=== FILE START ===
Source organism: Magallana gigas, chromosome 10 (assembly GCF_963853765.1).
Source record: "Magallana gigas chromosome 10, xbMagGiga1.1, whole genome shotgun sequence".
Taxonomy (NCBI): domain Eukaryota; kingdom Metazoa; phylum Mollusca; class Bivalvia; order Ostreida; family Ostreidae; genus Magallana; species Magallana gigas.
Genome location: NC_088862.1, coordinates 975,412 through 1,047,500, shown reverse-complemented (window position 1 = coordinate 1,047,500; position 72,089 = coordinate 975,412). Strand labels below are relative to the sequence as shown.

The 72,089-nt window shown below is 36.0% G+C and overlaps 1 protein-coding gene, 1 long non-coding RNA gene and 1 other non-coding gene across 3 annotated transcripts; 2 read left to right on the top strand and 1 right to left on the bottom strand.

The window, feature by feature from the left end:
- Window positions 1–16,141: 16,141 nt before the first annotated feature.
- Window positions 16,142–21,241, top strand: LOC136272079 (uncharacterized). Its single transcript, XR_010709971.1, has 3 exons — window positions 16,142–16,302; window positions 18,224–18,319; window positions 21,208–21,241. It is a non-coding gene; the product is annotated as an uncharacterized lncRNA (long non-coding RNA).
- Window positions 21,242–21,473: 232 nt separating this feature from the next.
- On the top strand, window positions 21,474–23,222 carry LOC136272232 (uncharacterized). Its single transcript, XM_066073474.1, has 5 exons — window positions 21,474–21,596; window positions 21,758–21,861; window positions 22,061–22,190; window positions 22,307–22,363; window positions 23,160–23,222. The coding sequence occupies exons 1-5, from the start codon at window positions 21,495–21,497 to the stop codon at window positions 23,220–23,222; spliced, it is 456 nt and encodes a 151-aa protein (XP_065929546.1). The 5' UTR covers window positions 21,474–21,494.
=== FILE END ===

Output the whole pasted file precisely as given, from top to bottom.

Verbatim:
Source organism: Magallana gigas, chromosome 10 (assembly GCF_963853765.1).
Source record: "Magallana gigas chromosome 10, xbMagGiga1.1, whole genome shotgun sequence".
Taxonomy (NCBI): domain Eukaryota; kingdom Metazoa; phylum Mollusca; class Bivalvia; order Ostreida; family Ostreidae; genus Magallana; species Magallana gigas.
Genome location: NC_088862.1, coordinates 975,412 through 1,047,500, shown reverse-complemented (window position 1 = coordinate 1,047,500; position 72,089 = coordinate 975,412). Strand labels below are relative to the sequence as shown.

The 72,089-nt window shown below is 36.0% G+C and overlaps 1 protein-coding gene, 1 long non-coding RNA gene and 1 other non-coding gene across 3 annotated transcripts; 2 read left to right on the top strand and 1 right to left on the bottom strand.

The window, feature by feature from the left end:
- Window positions 1–16,141: 16,141 nt before the first annotated feature.
- Window positions 16,142–21,241, top strand: LOC136272079 (uncharacterized). Its single transcript, XR_010709971.1, has 3 exons — window positions 16,142–16,302; window positions 18,224–18,319; window positions 21,208–21,241. It is a non-coding gene; the product is annotated as an uncharacterized lncRNA (long non-coding RNA).
- Window positions 21,242–21,473: 232 nt separating this feature from the next.
- On the top strand, window positions 21,474–23,222 carry LOC136272232 (uncharacterized). Its single transcript, XM_066073474.1, has 5 exons — window positions 21,474–21,596; window positions 21,758–21,861; window positions 22,061–22,190; window positions 22,307–22,363; window positions 23,160–23,222. The coding sequence occupies exons 1-5, from the start codon at window positions 21,495–21,497 to the stop codon at window positions 23,220–23,222; spliced, it is 456 nt and encodes a 151-aa protein (XP_065929546.1). The 5' UTR covers window positions 21,474–21,494.